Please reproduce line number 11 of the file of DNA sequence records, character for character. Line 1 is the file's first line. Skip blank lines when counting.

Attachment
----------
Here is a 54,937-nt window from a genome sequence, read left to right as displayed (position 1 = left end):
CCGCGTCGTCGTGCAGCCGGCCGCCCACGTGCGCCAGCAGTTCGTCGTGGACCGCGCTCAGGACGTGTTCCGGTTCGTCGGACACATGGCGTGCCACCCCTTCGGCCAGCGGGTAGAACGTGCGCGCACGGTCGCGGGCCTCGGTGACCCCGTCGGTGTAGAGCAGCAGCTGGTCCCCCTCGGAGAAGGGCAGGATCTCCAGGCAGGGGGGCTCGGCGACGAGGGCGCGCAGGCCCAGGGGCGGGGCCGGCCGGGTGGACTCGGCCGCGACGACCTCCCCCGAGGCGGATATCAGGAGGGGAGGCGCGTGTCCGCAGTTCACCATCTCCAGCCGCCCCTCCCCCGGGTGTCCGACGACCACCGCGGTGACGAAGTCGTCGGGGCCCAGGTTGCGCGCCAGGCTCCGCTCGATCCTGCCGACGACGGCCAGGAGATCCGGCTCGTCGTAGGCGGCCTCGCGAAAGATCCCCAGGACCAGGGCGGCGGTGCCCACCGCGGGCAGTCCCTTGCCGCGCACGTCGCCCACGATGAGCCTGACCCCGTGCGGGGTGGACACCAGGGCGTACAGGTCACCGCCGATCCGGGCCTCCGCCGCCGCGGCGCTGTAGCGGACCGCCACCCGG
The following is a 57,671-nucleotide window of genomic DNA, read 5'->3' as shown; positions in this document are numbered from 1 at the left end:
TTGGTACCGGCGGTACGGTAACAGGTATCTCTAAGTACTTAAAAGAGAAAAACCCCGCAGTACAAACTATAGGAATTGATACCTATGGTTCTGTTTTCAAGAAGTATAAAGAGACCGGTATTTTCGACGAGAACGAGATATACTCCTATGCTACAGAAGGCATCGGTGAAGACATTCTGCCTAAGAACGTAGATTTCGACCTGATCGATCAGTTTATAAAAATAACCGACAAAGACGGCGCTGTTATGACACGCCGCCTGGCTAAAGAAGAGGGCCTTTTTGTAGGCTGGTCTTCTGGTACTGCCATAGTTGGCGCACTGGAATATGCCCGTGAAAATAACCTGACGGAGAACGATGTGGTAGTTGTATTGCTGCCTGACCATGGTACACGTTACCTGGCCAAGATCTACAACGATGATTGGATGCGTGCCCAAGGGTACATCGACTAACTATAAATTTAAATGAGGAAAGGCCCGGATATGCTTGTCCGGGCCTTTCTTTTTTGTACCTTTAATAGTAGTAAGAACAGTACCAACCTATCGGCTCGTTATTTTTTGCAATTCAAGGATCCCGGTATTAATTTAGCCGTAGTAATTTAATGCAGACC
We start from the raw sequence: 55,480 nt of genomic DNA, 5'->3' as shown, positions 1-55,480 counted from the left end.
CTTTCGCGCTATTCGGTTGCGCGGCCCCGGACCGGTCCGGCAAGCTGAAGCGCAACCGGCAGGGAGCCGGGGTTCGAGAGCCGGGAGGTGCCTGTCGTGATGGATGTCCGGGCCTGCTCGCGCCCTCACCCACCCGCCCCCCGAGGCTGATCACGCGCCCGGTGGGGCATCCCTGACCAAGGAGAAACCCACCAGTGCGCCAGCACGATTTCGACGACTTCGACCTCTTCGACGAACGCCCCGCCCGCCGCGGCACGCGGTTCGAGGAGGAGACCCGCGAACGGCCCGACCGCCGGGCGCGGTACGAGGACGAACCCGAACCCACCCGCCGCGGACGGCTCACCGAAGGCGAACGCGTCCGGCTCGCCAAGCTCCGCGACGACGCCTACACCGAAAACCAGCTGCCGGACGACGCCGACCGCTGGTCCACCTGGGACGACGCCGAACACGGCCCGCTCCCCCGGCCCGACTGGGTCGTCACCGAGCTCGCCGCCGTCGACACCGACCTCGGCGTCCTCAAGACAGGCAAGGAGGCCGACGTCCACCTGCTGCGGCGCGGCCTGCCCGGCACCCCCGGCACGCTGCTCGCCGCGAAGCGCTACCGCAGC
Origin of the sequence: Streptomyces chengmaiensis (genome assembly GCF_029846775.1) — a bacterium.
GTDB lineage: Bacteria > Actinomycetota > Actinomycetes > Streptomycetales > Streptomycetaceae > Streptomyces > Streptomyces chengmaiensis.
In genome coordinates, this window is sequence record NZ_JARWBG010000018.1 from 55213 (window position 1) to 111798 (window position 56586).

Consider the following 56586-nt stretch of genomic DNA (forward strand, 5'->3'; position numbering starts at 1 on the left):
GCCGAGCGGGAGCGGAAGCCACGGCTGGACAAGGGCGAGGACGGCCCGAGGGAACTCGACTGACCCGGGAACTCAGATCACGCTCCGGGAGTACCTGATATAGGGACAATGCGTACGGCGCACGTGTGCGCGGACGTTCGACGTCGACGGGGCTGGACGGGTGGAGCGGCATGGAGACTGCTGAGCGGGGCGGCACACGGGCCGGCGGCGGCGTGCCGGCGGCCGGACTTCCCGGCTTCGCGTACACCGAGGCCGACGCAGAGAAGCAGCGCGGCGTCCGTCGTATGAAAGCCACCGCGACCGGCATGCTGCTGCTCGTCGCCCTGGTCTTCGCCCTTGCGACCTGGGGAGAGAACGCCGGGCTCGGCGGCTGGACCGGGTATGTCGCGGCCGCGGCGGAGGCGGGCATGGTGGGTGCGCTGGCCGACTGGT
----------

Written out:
GCCGAGCGGGAGCGGAAGCCACGGCTGGACAAGGGCGAGGACGGCCCGAGGGAACTCGACTGACCCGGGAACTCAGATCACGCTCCGGGAGTACCTGATATAGGGACAATGCGTACGGCGCACGTGTGCGCGGACGTTCGACGTCGACGGGGCTGGACGGGTGGAGCGGCATGGAGACTGCTGAGCGGGGCGGCACACGGGCCGGCGGCGGCGTGCCGGCGGCCGGACTTCCCGGCTTCGCGTACACCGAGGCCGACGCAGAGAAGCAGCGCGGCGTCCGTCGTATGAAAGCCACCGCGACCGGCATGCTGCTGCTCGTCGCCCTGGTCTTCGCCCTTGCGACCTGGGGAGAGAACGCCGGGCTCGGCGGCTGGACCGGGTATGTCGCGGCCGCGGCGGAGGCGGGCATGGTGGGTGCGCTGGCCGACTGGT